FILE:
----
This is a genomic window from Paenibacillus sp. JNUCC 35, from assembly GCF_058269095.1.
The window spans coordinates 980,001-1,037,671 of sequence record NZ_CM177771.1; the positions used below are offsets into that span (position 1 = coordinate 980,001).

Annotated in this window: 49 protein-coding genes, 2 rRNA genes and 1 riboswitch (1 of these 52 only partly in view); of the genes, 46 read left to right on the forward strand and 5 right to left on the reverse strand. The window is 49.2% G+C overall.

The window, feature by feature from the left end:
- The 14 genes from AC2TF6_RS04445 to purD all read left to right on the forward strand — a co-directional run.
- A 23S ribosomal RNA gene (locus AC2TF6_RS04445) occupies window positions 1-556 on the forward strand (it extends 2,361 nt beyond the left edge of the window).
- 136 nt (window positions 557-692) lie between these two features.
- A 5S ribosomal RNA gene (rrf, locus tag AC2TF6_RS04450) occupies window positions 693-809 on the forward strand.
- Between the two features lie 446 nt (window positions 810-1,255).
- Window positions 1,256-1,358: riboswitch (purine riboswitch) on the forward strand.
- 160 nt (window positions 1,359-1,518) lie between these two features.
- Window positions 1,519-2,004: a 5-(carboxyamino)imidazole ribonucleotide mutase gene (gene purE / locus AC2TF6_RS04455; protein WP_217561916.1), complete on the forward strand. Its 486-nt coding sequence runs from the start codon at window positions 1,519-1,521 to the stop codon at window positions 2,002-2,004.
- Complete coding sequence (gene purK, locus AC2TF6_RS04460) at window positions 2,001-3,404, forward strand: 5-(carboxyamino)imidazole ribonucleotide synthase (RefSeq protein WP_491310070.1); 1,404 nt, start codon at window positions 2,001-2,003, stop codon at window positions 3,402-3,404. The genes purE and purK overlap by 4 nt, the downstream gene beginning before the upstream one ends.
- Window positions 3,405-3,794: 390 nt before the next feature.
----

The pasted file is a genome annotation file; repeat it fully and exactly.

This is a genomic window from Paenibacillus sp. JNUCC 35, from assembly GCF_058269095.1.
The window spans coordinates 980,001-1,037,671 of sequence record NZ_CM177771.1; the positions used below are offsets into that span (position 1 = coordinate 980,001).

Annotated in this window: 49 protein-coding genes, 2 rRNA genes and 1 riboswitch (1 of these 52 only partly in view); of the genes, 46 read left to right on the forward strand and 5 right to left on the reverse strand. The window is 49.2% G+C overall.

The window, feature by feature from the left end:
- The 14 genes from AC2TF6_RS04445 to purD all read left to right on the forward strand — a co-directional run.
- A 23S ribosomal RNA gene (locus AC2TF6_RS04445) occupies window positions 1-556 on the forward strand (it extends 2,361 nt beyond the left edge of the window).
- 136 nt (window positions 557-692) lie between these two features.
- A 5S ribosomal RNA gene (rrf, locus tag AC2TF6_RS04450) occupies window positions 693-809 on the forward strand.
- Between the two features lie 446 nt (window positions 810-1,255).
- Window positions 1,256-1,358: riboswitch (purine riboswitch) on the forward strand.
- 160 nt (window positions 1,359-1,518) lie between these two features.
- Window positions 1,519-2,004: a 5-(carboxyamino)imidazole ribonucleotide mutase gene (gene purE / locus AC2TF6_RS04455; protein WP_217561916.1), complete on the forward strand. Its 486-nt coding sequence runs from the start codon at window positions 1,519-1,521 to the stop codon at window positions 2,002-2,004.
- Complete coding sequence (gene purK, locus AC2TF6_RS04460) at window positions 2,001-3,404, forward strand: 5-(carboxyamino)imidazole ribonucleotide synthase (RefSeq protein WP_491310070.1); 1,404 nt, start codon at window positions 2,001-2,003, stop codon at window positions 3,402-3,404. The genes purE and purK overlap by 4 nt, the downstream gene beginning before the upstream one ends.
- Window positions 3,405-3,794: 390 nt before the next feature.